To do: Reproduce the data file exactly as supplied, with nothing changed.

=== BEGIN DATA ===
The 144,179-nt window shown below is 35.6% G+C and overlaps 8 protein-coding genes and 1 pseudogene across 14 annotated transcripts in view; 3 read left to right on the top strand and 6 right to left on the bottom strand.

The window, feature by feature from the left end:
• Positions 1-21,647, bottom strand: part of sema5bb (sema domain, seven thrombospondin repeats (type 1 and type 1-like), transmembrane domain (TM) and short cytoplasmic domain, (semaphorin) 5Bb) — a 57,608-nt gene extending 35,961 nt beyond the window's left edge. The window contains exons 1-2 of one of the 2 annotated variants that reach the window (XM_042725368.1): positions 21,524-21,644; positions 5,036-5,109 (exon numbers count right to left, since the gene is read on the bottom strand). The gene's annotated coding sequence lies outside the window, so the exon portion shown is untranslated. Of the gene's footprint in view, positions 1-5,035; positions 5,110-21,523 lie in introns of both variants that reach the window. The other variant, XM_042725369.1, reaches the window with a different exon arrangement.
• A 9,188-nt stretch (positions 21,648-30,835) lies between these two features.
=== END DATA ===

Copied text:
The 144,179-nt window shown below is 35.6% G+C and overlaps 8 protein-coding genes and 1 pseudogene across 14 annotated transcripts in view; 3 read left to right on the top strand and 6 right to left on the bottom strand.

The window, feature by feature from the left end:
• Positions 1-21,647, bottom strand: part of sema5bb (sema domain, seven thrombospondin repeats (type 1 and type 1-like), transmembrane domain (TM) and short cytoplasmic domain, (semaphorin) 5Bb) — a 57,608-nt gene extending 35,961 nt beyond the window's left edge. The window contains exons 1-2 of one of the 2 annotated variants that reach the window (XM_042725368.1): positions 21,524-21,644; positions 5,036-5,109 (exon numbers count right to left, since the gene is read on the bottom strand). The gene's annotated coding sequence lies outside the window, so the exon portion shown is untranslated. Of the gene's footprint in view, positions 1-5,035; positions 5,110-21,523 lie in introns of both variants that reach the window. The other variant, XM_042725369.1, reaches the window with a different exon arrangement.
• A 9,188-nt stretch (positions 21,648-30,835) lies between these two features.